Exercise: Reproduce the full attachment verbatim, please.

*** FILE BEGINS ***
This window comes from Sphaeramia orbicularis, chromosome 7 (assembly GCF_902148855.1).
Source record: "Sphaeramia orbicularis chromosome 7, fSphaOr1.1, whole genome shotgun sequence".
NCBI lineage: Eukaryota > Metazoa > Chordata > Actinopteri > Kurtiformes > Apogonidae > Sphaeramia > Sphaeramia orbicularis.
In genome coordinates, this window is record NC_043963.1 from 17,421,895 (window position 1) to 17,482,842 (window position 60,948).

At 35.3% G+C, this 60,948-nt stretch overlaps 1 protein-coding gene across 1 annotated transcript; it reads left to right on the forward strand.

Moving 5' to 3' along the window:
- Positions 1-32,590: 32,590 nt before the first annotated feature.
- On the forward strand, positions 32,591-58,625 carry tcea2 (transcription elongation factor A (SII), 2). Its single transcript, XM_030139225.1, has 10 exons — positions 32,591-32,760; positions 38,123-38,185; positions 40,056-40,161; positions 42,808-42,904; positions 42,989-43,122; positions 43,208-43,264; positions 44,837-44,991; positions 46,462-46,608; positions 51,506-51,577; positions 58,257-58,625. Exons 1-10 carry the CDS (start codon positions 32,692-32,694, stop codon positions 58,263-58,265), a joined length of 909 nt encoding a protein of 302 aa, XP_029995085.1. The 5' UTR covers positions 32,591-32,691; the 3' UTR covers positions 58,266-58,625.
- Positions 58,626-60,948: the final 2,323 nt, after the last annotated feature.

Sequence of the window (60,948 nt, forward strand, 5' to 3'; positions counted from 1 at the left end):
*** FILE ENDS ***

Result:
This window comes from Sphaeramia orbicularis, chromosome 7 (assembly GCF_902148855.1).
Source record: "Sphaeramia orbicularis chromosome 7, fSphaOr1.1, whole genome shotgun sequence".
NCBI lineage: Eukaryota > Metazoa > Chordata > Actinopteri > Kurtiformes > Apogonidae > Sphaeramia > Sphaeramia orbicularis.
In genome coordinates, this window is record NC_043963.1 from 17,421,895 (window position 1) to 17,482,842 (window position 60,948).

At 35.3% G+C, this 60,948-nt stretch overlaps 1 protein-coding gene across 1 annotated transcript; it reads left to right on the forward strand.

Moving 5' to 3' along the window:
- Positions 1-32,590: 32,590 nt before the first annotated feature.
- On the forward strand, positions 32,591-58,625 carry tcea2 (transcription elongation factor A (SII), 2). Its single transcript, XM_030139225.1, has 10 exons — positions 32,591-32,760; positions 38,123-38,185; positions 40,056-40,161; positions 42,808-42,904; positions 42,989-43,122; positions 43,208-43,264; positions 44,837-44,991; positions 46,462-46,608; positions 51,506-51,577; positions 58,257-58,625. Exons 1-10 carry the CDS (start codon positions 32,692-32,694, stop codon positions 58,263-58,265), a joined length of 909 nt encoding a protein of 302 aa, XP_029995085.1. The 5' UTR covers positions 32,591-32,691; the 3' UTR covers positions 58,266-58,625.
- Positions 58,626-60,948: the final 2,323 nt, after the last annotated feature.

Sequence of the window (60,948 nt, forward strand, 5' to 3'; positions counted from 1 at the left end):